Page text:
If all your answers are ‘yes’ then you have a winner. I asked myself why Downton Abbey enabled hard-to-please me to so easily suspend my disbelief. Aren’t the characters just typical soap-opera types dressed up in costumes of yester-year? Maybe, but something about the script and the actors’ interpretations renders most criticism invalid. There are examples of stereotypes and clichés in many books. However, not many books can draw a reader in the way viewers have fallen in love with Downton Abbey. I know, I know, the series appeals to our nostalgia for by-gone eras when things were supposedly better and people had more honour/morality/virtues etc. Somehow the tangle of lives and loves, set against the towering backdrop of war-torn Britain has a magical ‘Love Potion Number Nine’ aura. Irresistible!

In my (humble) opinion, the script delves brilliantly into the complications of a society in transition. I think only the Brits truly understand and appreciate the intricacies of the class system in their fair isle. The rest of the world must stand back and admire at a distance. Upstairs and downstairs remain firmly separated and never the twain shall meet, lest there be dire consequences. However, there's nothing as strange as the human heart. Lady Sybil, (sorry, my dear), will firmly close all doors to her once she marries beneath her in uniting with the ex-chauffeur Branson. Even the Earl of Grantham (feeling neglected by his beautiful wife Cora)  finds his eye straying to pretty and willing housemaid Jane. Relax, she resigns before any damage is done! Maggie Smith, who has all the best lines as the Dowager Countess, encapsulates the mind-set of the era, yet constantly surprises with her practical and sometimes unexpectedly modern outlook.

I think what appeals to me the most (apart from being raging jealous of anyone who lives in Highclere Castle, the setting for the series) is the intensity of the characters—when they love, they love; when they hate, they hate; when they wobble, they truly fall! And even in their fall from grace or their triumph over odds, the characters carry the viewer with them, right to the end. Of course, films triumph over books because actors can demonstrate in a simple glance, shrug, or expression what it might take the author a few words/lines to create for the reader. But, dear authors, press on, I say. The fact is that the look, sigh, expression, or derogatory snort is part and parcel of the silent inner workings of the characters. I think we forget how much need not be spoken, but simply indicated to ‘speak’ volumes.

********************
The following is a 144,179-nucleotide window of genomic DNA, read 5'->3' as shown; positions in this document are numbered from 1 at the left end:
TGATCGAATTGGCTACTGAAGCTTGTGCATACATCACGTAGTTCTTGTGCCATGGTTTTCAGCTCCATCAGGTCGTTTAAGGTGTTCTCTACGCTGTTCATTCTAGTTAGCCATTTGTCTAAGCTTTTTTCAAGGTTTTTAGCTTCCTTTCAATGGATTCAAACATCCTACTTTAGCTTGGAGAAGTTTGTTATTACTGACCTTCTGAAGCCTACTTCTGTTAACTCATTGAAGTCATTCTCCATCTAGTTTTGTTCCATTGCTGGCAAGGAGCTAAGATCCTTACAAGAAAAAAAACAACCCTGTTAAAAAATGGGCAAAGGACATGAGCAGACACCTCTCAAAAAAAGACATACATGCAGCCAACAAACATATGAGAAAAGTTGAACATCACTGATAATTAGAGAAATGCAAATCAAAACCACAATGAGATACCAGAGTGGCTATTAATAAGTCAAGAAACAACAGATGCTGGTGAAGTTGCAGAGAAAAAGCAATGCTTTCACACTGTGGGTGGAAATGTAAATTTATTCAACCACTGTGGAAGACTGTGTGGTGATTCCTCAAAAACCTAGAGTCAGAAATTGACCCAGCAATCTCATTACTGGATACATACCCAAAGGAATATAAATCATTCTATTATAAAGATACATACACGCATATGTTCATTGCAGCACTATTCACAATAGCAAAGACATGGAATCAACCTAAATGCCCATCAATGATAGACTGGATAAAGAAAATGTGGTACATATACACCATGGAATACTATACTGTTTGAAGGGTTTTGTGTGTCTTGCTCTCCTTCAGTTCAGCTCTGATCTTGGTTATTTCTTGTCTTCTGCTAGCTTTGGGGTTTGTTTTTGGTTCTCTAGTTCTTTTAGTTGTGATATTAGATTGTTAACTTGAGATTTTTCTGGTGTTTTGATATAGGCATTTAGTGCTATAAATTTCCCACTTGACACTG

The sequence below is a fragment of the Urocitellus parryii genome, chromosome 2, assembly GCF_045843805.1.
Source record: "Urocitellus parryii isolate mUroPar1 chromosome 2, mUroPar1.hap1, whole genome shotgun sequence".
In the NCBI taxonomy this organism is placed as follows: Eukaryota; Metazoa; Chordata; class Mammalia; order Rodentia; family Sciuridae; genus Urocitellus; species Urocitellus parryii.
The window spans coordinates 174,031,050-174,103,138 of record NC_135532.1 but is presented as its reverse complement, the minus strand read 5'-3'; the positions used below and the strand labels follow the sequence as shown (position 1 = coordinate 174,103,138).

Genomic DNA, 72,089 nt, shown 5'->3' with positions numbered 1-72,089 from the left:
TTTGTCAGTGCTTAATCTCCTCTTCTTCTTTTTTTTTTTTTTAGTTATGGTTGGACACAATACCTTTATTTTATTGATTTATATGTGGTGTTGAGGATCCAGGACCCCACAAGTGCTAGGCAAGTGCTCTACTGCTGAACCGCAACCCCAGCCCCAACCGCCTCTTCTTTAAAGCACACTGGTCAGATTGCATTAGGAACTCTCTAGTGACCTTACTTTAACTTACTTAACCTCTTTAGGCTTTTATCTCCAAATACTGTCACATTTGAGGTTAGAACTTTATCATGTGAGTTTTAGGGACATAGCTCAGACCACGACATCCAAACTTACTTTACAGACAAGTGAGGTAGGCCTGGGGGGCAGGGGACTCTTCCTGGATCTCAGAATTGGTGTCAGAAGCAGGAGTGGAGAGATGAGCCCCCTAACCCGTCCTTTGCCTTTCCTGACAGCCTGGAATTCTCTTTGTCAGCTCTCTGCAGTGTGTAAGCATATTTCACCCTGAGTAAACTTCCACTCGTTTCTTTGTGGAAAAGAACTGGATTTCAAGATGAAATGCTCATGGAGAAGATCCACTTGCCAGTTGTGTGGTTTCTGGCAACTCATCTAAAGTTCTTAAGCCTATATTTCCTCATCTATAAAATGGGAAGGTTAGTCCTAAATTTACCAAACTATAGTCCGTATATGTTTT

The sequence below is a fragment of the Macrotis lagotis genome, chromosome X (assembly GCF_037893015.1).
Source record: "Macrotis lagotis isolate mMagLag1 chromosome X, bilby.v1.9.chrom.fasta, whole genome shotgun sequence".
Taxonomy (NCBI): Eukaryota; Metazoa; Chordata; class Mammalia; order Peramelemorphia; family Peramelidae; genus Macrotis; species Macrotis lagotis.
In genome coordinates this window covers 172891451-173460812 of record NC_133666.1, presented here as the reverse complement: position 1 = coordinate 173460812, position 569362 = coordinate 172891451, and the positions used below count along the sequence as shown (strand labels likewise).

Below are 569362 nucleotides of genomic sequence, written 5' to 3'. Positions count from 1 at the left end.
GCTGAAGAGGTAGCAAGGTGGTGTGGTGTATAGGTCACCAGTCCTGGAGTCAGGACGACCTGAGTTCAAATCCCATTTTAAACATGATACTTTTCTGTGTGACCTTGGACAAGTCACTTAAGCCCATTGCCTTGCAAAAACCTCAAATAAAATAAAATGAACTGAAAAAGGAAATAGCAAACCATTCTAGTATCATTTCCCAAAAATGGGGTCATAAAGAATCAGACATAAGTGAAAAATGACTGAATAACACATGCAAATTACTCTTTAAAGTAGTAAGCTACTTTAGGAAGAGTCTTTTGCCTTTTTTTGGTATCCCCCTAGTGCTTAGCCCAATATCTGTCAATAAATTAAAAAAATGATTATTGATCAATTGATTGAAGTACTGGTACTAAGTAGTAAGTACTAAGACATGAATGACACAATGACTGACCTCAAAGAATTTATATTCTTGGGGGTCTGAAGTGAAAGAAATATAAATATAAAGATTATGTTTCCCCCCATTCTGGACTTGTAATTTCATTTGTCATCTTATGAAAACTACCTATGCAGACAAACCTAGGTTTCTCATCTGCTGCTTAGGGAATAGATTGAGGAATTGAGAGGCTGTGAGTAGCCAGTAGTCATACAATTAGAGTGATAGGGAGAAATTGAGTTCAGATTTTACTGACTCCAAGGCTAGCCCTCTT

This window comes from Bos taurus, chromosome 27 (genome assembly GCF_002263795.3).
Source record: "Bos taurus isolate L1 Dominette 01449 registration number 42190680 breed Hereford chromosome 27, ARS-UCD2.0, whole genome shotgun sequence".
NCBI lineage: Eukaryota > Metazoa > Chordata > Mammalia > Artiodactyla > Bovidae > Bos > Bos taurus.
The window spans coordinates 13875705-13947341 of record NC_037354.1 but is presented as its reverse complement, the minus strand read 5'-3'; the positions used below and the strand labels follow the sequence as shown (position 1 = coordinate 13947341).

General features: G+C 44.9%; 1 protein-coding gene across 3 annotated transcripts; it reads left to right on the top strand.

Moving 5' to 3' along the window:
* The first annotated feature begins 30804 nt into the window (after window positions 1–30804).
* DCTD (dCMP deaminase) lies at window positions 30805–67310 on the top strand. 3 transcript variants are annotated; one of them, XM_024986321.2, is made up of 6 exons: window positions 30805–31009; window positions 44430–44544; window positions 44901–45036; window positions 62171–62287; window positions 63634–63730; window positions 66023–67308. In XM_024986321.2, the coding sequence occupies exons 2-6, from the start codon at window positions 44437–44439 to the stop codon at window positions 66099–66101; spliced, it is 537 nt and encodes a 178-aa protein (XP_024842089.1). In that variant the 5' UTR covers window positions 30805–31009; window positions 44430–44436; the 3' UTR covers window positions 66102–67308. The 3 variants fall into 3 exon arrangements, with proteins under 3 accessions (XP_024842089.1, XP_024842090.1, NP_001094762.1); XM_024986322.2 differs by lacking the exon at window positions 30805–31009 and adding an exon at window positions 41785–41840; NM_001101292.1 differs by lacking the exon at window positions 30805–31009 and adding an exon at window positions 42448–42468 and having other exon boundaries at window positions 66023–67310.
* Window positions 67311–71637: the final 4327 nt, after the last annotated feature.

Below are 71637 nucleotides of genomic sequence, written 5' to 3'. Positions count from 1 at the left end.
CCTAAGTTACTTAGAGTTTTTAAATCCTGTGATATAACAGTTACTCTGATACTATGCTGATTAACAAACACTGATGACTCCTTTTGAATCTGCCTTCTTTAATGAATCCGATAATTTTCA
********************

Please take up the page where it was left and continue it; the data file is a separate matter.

The lesson to be gleaned from Downton Abbey is to create real, convincing characters that will imbue your story with a truth and authenticity that cannot be shaken; to have those characters truly believe in what they represent, want, or plan to do. In addition, make sure your background or backdrop action (Okay, I agree, a world war is a big thing to just whip up in a trice but make do with what you have) as integral as possible to the development of the characters’ lives and choices. In Downton Abbey the war in Europe changes British society forever. But that’s life: nothing remains static, life moves on… I cannot wait for Series 3!